Archive for the ‘Featured Organizations’ Category
The first time I encountered Paul Cunningham was at a literary reading held at the Lincoln Park Performing Arts Center in Midland, PA. I often have low expectations of literature and poetry readings—not because the readers lack quality, but rather, I’ve attended enough of them that sometimes it feels all too usual.
However, Paul was far from usual, something that became apparent the second he started reading. The piece, an evocation of hardboiled gangster tales, could have suffered archetypal cliché, but it didn’t. Instead, it was rife with originality, and damn it, I wanted to hear more.
I didn’t encounter Paul all that often after that, but I kept his name in the back of my mind. I admired his talent, and at the least, would look forward very much to sitting down one day to read one of his books.
As luck would have it, some time later, Paul and I came to be associates through this very publication, Open Thread. Brought on by the editors to bring our own unique flair to the blog and arts reviews (his far more classy than mine, to be sure), Paul and I started conversing periodically and I discovered that this was not just a good writer, but generally a pretty stand-up guy.
He also wasn’t one to sit still.
Writing up a veritable storm, Paul’s work had appeared in numerous online journals beyond OT, including H_NGM_N, decomP, haha clever dot com, WTF PWM, Read Some Words, DOGZPLOT, Pinstripe Fedora, and Writer’s Bloc. He also serves as an assistant managing editor to SLAB and is the author of This Boy, This Broom, a collection of nonfiction essays published by BatCat Press.
However, even this impressive list of contributions wasn’t enough for Paul. Seeking a need to get more art out there and allow artists like himself to be heard, Paul created an online literary journal of his own. Thus, Radioactive Moat was born. The first issue, featuring a slew of authors and artists from all walks of life was a success and met with praise. Author and contributor Gary Barwin even went so far as to refer to the first issue as “beautiful.”
Such praise was definitely not the minority either.
With Radioactive Moat’s first issue a success, a second issue was sure to follow. I managed to snag Paul away from his busy schedule of reading submissions for a few questions in the days before the second issue’s deadline to talk about this wonderful publication, its genesis, and what readers can expect from RM in the future.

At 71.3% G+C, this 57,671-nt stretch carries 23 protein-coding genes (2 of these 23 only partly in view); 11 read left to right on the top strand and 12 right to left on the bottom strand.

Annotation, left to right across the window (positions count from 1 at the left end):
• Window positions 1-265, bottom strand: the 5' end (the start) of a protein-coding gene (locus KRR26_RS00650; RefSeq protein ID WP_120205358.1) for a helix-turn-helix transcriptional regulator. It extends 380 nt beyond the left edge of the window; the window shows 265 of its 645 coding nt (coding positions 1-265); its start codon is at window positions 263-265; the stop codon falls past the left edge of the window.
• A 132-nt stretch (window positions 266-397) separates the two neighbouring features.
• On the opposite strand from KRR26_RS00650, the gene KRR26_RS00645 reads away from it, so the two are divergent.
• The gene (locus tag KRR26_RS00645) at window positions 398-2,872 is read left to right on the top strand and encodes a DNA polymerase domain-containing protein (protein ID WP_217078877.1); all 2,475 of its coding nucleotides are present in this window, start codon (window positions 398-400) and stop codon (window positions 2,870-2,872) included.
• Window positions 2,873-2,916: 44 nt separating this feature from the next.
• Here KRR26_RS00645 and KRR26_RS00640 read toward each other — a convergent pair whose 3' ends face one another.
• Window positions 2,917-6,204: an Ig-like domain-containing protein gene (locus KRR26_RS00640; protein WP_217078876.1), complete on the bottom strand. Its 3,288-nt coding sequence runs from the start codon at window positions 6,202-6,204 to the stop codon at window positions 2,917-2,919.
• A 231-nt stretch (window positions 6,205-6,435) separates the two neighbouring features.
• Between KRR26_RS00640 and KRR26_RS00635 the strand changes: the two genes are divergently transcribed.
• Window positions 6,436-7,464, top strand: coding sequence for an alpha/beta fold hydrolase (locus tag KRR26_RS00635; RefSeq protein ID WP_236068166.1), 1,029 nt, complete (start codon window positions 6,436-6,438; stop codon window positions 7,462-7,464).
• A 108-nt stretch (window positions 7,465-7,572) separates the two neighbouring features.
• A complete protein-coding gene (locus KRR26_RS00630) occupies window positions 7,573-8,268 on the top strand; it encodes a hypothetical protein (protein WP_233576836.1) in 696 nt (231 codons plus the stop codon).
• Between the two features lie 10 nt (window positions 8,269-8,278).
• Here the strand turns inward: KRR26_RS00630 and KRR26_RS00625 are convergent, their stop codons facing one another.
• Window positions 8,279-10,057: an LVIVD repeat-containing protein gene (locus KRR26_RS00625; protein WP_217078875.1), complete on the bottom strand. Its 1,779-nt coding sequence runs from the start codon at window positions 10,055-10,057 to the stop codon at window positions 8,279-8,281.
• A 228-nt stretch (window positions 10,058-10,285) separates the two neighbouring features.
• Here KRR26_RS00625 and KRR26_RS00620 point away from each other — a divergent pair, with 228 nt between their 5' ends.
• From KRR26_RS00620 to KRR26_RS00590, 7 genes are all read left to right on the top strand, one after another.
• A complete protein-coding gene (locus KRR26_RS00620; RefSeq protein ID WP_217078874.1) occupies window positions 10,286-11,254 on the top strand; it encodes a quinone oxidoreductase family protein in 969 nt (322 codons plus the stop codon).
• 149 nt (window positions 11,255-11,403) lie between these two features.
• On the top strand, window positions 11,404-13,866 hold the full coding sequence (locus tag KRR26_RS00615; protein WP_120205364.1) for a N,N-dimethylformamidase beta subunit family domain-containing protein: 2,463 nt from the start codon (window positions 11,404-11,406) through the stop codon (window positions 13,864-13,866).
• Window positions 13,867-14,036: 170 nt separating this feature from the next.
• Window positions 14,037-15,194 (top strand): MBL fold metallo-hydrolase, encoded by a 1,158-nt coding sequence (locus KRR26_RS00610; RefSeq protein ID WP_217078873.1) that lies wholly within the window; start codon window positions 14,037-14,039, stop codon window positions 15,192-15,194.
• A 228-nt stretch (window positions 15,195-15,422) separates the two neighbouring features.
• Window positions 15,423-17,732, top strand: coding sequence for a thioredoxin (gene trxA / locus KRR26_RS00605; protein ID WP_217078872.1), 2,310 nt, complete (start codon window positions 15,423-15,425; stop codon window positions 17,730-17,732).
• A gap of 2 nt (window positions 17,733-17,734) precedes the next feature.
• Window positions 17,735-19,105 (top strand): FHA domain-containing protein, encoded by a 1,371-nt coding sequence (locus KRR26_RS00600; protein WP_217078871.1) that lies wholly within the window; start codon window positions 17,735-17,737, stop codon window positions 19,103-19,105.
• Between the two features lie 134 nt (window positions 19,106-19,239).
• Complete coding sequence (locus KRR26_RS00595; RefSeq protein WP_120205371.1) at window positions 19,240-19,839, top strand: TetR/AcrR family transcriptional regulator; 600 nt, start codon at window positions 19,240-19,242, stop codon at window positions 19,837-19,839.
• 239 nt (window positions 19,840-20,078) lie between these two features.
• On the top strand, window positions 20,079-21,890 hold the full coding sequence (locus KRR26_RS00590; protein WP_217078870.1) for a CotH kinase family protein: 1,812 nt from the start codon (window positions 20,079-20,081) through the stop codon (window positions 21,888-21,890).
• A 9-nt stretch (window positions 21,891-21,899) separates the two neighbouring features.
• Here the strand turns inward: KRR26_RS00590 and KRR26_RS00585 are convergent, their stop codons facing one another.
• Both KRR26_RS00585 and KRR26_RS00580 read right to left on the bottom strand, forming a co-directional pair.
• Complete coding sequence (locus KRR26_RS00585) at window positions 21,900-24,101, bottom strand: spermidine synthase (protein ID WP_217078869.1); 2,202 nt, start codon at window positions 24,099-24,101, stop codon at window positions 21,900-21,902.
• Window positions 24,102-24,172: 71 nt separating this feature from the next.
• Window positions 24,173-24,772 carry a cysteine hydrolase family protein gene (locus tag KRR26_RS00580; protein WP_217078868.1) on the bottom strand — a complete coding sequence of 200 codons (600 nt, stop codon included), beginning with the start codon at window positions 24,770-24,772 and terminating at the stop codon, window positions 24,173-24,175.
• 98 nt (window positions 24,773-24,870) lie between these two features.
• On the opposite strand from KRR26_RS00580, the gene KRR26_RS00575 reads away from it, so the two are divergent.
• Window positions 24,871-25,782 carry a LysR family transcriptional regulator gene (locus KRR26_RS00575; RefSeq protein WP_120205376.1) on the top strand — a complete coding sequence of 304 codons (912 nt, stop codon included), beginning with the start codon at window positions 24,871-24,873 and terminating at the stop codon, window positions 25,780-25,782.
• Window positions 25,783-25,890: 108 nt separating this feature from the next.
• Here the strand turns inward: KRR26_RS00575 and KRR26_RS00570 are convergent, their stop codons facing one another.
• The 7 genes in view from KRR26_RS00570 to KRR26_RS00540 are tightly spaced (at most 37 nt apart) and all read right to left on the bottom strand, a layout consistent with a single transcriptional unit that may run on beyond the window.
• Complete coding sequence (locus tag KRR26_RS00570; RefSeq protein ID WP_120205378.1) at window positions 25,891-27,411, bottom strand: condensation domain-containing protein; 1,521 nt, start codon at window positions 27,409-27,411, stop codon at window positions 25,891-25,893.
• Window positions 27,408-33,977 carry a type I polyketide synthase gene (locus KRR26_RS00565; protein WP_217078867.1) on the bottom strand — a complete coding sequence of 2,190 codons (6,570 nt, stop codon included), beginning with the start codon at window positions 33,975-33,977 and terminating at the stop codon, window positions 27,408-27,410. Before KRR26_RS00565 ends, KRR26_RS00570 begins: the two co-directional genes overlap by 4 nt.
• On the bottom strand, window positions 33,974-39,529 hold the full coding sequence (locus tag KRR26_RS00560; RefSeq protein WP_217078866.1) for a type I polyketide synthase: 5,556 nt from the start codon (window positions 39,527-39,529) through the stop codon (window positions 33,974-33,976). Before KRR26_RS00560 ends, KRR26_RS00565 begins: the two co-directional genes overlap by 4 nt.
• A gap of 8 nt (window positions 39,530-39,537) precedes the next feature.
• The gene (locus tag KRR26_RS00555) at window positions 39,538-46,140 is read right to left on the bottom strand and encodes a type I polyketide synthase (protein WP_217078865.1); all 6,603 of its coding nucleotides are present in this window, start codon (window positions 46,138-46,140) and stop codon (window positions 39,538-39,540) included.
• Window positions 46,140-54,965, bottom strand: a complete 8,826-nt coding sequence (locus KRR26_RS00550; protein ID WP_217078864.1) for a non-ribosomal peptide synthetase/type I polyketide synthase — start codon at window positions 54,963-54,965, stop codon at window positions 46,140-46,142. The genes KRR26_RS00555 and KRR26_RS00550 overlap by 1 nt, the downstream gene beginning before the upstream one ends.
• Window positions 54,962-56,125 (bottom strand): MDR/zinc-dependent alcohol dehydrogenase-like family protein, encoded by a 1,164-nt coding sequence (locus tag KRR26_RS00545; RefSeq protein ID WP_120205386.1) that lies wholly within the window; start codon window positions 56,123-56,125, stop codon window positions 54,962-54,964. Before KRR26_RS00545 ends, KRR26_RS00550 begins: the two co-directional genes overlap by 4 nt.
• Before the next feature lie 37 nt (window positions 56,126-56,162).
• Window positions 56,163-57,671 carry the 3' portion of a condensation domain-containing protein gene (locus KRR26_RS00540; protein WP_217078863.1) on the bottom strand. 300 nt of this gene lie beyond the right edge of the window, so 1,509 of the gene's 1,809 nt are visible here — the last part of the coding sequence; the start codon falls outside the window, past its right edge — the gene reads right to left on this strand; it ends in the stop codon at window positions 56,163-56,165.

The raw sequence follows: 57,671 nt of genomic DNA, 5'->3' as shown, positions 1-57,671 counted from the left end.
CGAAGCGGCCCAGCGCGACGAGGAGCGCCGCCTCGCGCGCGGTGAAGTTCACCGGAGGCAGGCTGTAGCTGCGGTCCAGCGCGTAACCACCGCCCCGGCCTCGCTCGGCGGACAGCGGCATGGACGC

OT Blog: What inspired you to start RM?
Paul: Inspiration for RM came from a lot of grief I accumulated, actually. I came across a relatively new online journal about a year ago and I couldn’t even begin to fathom why anyone would want to submit work for publication. The layout was disastrous and it was not all memorable; the font, the colors and even the masthead–all if it was incredibly bland. There are thousands of options for the modern writer seeking online publication–so many writers figure, eh, why bother starting a new online magazine–what’s the use? While I admit I have not created an online journal that is wholly unique, I do believe I have created an online journal that is inventive, yet navigable. One has to realize that reading literature online is very different from reading a print journal or chapbook. And the editors of many online publications are not always sensitive to such variation–whether clumsy HTML is to blame or, again, a clear lack of navigability. It was online journals like FOU that got me excited about the idea of creating a memorable online publication. If one thing is certain, the name (Radioactive Moat) has certainly been responsible for gaining the attention of some of the most interesting folks on the world wide web. As someone who grew up obsessing over beloved creatures like Swamp-Thing, The Toxic Avenger, and Teenage Mutant Ninja Turtles, I guess I don’t find it odd that I’m managing a literary magazine called “Radioactive Moat.” I’ve always had a penchant for strange stuff–that apparently includes mysterious notions of radioactivity.
OT Blog: What kind of material do you look for to include, or rather, what kind of writing and art are you looking to represent?